Peter Wyatt was born in Kent in England. After WWII he migrated with his parents and they settled in Perth, Western Australia. His father was a medical doctor and there was another son in the family.
After one year at UWA he joined the RAN and was selected to be a trainee pilot on 4 course. After gaining his wings he was promoted to Sub Lieutenant and sent to Lossiemouth in Scotland to fly Seafires with the RN.
In mid-1951 he went to Culdrose in Cornwall to convert to Sea Furies. Following the conversion, weapons training for ground attack and qualifying deck landings, he was appointed in November 1951 on loan to 804 squadron, with the 14th CAG.
HMAS Glory with the 14th CAG took over from Sydney in Korea at the end of January 1952. In late May 1952 HMS Ocean relieved Glory and Wyatt returned to Australia joining 808 squadron at Albatross. He was the CO’s wing man during the landing on the Sydney at anchor in Gage Roads in October 1952. In mid-1954 he was appointed to 723 squadron and undertook a short instructors’ course, after which he was the instrument flight examiner giving the regular instrument flying test that pilots were required to complete.
Towards the end of 1954, with his short service commission coming to an end, he volunteered to extend his commission. As a result, he was told his future for the next two years, part of which was to become a founding member of the recommissioned 808 with Sea Venoms. The RAN had decided to acquire these all-weather fighter aircraft fitted with intercept radar, which would operate off the Navy’s new light fleet aircraft carrier HMAS MELBOURNE, then in the last stages of completion at Barrow-in-Furness.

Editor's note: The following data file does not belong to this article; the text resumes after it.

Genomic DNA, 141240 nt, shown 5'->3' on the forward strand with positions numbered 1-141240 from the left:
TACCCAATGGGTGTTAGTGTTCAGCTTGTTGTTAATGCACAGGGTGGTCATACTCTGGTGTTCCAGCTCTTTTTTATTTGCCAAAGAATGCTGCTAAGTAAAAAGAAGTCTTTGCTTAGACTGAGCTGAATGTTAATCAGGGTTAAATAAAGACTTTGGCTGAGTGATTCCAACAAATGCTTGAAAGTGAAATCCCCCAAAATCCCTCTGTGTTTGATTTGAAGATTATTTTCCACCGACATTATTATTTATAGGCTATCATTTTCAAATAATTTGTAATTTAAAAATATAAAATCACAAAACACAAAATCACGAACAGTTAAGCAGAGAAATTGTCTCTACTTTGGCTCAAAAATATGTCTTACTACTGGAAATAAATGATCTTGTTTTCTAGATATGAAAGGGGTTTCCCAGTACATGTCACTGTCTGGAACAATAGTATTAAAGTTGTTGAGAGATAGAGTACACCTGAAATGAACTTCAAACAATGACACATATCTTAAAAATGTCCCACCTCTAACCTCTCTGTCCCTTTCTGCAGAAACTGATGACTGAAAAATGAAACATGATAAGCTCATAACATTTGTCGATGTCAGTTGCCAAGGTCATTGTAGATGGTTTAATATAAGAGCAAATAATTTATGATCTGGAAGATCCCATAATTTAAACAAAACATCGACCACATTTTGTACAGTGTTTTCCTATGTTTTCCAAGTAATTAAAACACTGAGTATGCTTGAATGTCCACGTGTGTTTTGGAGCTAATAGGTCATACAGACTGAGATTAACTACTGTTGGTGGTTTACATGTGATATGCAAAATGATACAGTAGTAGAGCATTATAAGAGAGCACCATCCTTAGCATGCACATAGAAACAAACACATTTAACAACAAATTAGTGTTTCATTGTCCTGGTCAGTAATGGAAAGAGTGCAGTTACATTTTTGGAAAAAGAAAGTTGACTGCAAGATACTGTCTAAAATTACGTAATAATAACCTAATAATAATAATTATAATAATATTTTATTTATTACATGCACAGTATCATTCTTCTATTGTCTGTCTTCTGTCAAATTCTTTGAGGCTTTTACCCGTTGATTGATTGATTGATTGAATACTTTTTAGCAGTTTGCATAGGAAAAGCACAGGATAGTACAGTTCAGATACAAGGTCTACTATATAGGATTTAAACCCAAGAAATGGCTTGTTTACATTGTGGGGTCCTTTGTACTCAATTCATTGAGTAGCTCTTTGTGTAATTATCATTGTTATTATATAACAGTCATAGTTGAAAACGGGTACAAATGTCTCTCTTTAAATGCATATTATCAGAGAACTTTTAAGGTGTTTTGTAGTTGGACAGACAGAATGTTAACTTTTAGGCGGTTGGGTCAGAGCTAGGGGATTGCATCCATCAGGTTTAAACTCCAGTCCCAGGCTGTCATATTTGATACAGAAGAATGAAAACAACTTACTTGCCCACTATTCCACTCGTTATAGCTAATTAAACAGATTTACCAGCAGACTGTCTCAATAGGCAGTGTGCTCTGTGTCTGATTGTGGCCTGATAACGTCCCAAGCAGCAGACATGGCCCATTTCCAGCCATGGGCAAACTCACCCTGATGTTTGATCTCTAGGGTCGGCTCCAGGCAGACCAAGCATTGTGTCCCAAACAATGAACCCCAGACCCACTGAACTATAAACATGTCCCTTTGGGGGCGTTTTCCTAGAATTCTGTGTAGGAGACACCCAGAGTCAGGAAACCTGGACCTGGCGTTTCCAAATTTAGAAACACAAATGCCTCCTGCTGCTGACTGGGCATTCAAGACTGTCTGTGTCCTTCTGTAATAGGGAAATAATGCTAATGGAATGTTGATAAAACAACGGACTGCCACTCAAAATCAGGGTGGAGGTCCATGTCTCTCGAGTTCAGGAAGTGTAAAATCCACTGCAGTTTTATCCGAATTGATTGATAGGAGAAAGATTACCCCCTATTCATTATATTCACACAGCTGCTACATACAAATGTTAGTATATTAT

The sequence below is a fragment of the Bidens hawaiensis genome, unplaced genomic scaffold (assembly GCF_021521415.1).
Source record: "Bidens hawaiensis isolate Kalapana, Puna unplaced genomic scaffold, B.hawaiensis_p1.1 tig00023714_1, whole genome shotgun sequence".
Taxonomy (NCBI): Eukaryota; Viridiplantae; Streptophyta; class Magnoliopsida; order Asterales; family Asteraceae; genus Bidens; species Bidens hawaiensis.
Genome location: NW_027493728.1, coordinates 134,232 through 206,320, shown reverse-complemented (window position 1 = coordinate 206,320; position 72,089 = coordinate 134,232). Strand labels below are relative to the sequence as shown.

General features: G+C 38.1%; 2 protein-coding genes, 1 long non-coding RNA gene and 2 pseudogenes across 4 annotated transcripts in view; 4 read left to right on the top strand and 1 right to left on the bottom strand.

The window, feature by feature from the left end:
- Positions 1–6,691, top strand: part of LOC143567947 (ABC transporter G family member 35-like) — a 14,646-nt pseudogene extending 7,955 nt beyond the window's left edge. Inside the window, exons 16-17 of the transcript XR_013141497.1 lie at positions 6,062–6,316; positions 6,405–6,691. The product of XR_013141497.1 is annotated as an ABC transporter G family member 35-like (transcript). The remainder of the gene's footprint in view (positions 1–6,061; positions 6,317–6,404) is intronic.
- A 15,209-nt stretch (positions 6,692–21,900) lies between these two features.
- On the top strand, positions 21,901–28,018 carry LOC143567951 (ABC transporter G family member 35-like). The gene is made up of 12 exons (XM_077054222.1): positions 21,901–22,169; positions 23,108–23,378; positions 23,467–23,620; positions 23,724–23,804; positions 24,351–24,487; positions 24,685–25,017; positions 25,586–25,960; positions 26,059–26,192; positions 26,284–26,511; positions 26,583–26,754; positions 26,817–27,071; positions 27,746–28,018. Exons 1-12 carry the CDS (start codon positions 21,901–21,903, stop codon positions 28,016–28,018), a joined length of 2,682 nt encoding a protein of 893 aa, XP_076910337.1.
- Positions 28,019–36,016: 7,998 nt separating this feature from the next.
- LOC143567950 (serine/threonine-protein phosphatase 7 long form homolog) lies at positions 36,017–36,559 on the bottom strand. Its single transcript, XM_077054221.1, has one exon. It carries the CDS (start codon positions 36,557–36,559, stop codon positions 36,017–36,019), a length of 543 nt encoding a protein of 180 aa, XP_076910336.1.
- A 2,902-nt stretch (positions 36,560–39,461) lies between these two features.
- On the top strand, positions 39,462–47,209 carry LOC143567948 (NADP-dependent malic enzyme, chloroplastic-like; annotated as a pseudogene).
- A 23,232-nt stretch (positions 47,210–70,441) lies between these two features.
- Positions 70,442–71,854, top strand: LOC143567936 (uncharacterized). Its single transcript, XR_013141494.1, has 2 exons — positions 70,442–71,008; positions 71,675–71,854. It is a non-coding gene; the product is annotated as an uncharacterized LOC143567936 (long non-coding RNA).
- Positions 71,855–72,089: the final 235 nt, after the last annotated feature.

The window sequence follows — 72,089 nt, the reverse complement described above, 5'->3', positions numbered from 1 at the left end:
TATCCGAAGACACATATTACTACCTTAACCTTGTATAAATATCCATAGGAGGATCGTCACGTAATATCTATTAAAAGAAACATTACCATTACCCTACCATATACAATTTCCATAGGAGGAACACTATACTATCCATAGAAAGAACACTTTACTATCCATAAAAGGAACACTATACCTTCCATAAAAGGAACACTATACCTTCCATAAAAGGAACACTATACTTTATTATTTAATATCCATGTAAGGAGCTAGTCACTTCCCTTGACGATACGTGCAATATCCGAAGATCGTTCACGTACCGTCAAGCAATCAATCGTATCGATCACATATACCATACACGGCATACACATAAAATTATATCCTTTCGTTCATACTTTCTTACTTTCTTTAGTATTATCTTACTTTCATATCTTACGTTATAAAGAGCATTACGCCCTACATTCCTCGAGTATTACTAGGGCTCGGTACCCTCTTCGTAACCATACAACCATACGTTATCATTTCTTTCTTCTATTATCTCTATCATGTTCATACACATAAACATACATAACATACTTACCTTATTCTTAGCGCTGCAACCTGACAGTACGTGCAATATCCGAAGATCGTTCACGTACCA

Experienced aircrew from FAA Squadrons were therefore selected to train on all weather fighters, and Wyatt was amongst those chosen. He joined three other RAN pilots to train in England in 1955, first on Meteor aircraft at Brawdy in Wales with the RAF and then on Meteor NF 11s at Leeming in Yorkshire, which were fitted with the air intercept radar. It was here that the RAN pilots teamed up with their observers who had finished their training on the air intercept radar in RAF Colerne near Bath on WW2 Brigand aircraft. Wyatt’s observer was LEUT Barry Eccleston.
The Leeming AWF course was 3-4 months long and involved night flying just about every week night. The course was conducted over the summer period so night flying was delayed to start about 2300, finishing after two serials at 0400 in the morning.
On completion of the Course, Wyatt and his course-mates joined the nucleus of what would become RAN’s 808 Squadron, then assembling at RNAS Yeovilton. Ex RN Sea Venom Mk 20s were borrowed to get the Squadron underway. While at Yeovilton, Wyatt was married to Judy who came over from Australia, in a beautiful English Church in a village setting, and the happy couple moved into a comfortable cottage locally.
The Squadron was later visited by CMDR George Brown, an RAN officer from Navy HQ staff. After visiting 808 Squadron, CMDR Brown was to fly down to Naval Air Station Culdrose in Cornwall to visit the two RAN Gannet Squadrons working up there. Wyatt was to fly him down in one of the Venoms on 5th January 1956.
On the day the weather was overcast with a low cloud base and conditions must have been close to minimum allowable for flying. However Wyatt was by then well practised in instrument flying and was in fact the Squadron’s Instrument Flying Examiner. On take-off from Yeovilton he did not enter a steep enough climb from the end of the runway to clear obstacles and the aircraft clipped a tree. It gradually lost height before striking a chimney of a house in Ilchester, scattering bricks across the major Ilchester to Shepton Mallet road. The aircraft then crashed into a caravan park being used as married quarters for men at the nearby RNAS Yeovilton.
Mrs Grace Beard and her small son Geoffrey were killed on the ground in one of the caravans. Leading Airman Vic Beard was away on course at the time and was therefore not home in the caravan. Leading Airman Terry McMurtie, his wife Mary and six month old son Gerald managed to escape from a second caravan that was almost completely destroyed by the aircraft. Three others on the ground were also injured. Peter Wyatt was killed, as was his passenger, Commander Brown.
Both Peter Wyatt and George Brown were married accompanied. Their widows and families returned to Australia. The bodies of the two officers were cremated in the UK, and their ashes repatriated. George Brown’s were interred in Victoria, but we can find no trace of the whereabouts of those of Peter Wyatt.